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50 Shades Of... Well...You Decide

Updated on January 15, 2015

Now That's Sexy...NOT

The 50 Shades of Grey book trilogy that has now become a movie that will be released on Valentine's Day 2015 has many waiting breathlessly to see it. It seems that even those who have read all three books in the series overlook the basis for the story line in favor of the sensationalism of the BDSM sex. Looking past the sex to the storyline, the main character is a man who is locked in mental and emotional torment. The background that molded him into the "lover" he is is far from sexy. In fact, it's very sad.

Christian Grey...Abused Orphan

Sadly, Greys' mother committed suicide when he was only four. The poor child was left in the apartment with her alone for four days, eating frozen peas out of the refrigerator and snuggling up to her dead body until the pimp finds them.Gray is then adopted by the emergency room physician who treats him hen he is brought in. He doesn't speak for a period of time and carries cigarette burn scars on his body.

Sexy....uh huh...sure...

Here's To You, Mrs Robinson

At the age of fifteen Christian Grey was "taken" to be a dominant (i.e. object of abuse for sexual gratification) by an adult, married, female. Fifteen is well below the age of consent and it legally considered sexual abuse of a child. One has to wonder If any of the fans of the book series were to find out that their own fifteen year old child were being used by an adult in this manner if they would still find it arousing and sexy. My guess is probably not.

The abuser rationalized that she was helping him deal with the anger of his mother's death and channel his emotions in a healthy manner. Yeah, lady, that's really healthy.This abuse continued for six years until the abusers husband discovered what was going on and beat her badly enough to put her in the hospital. This did not completely stop her though, she picked out Grey's victims for him. How thoughtful of her.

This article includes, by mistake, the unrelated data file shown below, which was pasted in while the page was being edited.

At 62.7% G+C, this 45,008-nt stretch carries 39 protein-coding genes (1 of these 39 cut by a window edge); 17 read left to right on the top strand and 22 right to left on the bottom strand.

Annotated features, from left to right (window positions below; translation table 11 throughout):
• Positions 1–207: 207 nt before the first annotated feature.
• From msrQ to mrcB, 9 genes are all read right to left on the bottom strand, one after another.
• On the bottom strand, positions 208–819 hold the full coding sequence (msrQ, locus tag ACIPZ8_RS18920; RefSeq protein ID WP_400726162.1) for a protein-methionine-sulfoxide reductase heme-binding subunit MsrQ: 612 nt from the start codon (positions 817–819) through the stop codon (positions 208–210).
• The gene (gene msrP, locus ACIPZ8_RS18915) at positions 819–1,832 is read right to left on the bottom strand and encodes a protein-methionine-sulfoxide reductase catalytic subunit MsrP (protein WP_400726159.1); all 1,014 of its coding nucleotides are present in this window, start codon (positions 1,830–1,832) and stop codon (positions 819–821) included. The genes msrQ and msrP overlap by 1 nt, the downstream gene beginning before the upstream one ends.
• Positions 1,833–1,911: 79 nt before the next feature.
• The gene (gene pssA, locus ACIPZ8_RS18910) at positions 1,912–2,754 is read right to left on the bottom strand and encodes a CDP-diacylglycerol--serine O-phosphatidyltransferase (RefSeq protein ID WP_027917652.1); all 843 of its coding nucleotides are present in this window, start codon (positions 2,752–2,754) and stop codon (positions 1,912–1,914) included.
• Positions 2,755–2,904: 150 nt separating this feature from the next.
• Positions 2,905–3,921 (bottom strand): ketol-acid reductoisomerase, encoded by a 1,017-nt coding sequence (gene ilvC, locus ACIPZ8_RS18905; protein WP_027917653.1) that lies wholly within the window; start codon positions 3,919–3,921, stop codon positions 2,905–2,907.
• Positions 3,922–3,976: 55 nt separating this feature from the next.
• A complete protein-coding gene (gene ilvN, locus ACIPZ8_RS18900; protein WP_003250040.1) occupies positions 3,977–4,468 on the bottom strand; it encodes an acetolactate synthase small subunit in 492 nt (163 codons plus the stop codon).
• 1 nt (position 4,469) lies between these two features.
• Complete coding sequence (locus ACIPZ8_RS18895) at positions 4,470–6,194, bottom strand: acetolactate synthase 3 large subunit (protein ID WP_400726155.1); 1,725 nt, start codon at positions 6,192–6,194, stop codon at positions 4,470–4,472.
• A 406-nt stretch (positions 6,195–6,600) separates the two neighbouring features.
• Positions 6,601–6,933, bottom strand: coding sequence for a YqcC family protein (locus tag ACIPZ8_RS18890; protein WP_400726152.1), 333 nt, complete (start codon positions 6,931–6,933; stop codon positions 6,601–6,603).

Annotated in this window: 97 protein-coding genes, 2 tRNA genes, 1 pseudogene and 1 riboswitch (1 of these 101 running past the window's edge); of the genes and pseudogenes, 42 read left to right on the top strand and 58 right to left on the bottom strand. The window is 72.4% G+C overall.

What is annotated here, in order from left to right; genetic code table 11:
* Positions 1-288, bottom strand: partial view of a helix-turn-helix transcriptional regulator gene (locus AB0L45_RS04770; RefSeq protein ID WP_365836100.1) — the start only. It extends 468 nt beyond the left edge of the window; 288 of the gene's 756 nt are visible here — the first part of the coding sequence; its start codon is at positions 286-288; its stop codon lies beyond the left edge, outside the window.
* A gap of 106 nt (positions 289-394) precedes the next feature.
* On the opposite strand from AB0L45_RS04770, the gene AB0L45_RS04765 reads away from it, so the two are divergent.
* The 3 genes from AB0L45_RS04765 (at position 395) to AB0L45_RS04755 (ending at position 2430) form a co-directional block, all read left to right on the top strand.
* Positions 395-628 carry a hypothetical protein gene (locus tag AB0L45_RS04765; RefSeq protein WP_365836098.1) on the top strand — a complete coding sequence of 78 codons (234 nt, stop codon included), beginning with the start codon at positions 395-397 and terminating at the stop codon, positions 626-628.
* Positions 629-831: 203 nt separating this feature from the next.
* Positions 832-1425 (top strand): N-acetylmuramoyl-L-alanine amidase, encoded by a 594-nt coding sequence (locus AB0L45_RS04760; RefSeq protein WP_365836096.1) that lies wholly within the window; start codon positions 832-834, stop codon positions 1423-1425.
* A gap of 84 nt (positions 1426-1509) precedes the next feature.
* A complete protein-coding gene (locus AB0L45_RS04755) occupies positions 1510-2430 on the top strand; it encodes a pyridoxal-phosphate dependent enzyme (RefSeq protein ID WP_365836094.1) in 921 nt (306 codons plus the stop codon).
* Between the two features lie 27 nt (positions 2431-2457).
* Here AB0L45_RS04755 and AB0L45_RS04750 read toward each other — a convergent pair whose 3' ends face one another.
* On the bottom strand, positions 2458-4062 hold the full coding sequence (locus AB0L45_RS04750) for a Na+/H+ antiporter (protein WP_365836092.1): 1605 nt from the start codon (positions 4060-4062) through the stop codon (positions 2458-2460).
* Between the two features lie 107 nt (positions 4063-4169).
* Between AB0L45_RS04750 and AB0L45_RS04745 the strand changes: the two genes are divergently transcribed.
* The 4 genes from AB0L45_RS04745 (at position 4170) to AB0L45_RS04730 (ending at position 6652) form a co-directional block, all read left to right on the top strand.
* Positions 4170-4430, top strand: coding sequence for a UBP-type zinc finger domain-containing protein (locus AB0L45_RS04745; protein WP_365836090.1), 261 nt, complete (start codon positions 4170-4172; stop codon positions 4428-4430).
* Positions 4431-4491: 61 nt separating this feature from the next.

If you are getting turned on by this story line, call your therapist, NOW.


An Abusive Contract

Now we see Christian as a 27 year old wealthy, but traumatized man, his wealth established with the help of his kind <gag>, abusive former "Sub." He finds himself an innocent, lovely virgin and gets her to sign a contract allowing him to control her right down to her clothing choices. In short, takes over her life. Being thrilled by this handsome, rich man who seems so interested in her, she falls for that crap, hook, line and sinker. My, how romantic. A man to control your every move, be jealous of everything you do, yell at you and call you stupid. Just what every woman wants. Being verbally degraded and assaulted coupled with being struck to the point of wearing bruises and scratches is every woman's dream. NOT. Just a little word of advice to the men who are buying into the promotions for this nightmare "romance" that is it an instruction manual for how women want to be treated. Fellas...try this on a real woman and you will probably be the one with bruises, sitting all alone at the curb wondering what went wrong.


And the Beat (Down) Goes On

In the last book of the trilogy we see the main character going for help, but the damage has already been done to his poor, dumb, sweet, Ana and is being passed on. In one passage of the book we see brainless, little devoted, Ana excited and thrilled about having her baby bump flogged by Christian. Yes, folks, she is pregnant, with a daughter, her second child in this sick relationship. Afterwards, when asked by baby daddy how the baby isdoing, Ana giddily replies that the baby is dancing in her womb...she must love sex already. My, what a life that child has to look forward to. Sexual abuse in the womb,what will they think of next? I don't even want to know.


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    • Karen Exelby profile image

      Karen Exelby 3 years ago from Paragould, Arkansas

      In reply to dashing scorpio, I could write a book, and probably will, on why women are buying 50 Shades. I agree with you on all points. Having worked with people struggling with addiction I am convinced that much of what we find fascinating is linked to childhood trauma. I apologize for the delay in my response, for some reason your comment showed up as spam. Thank you for your response.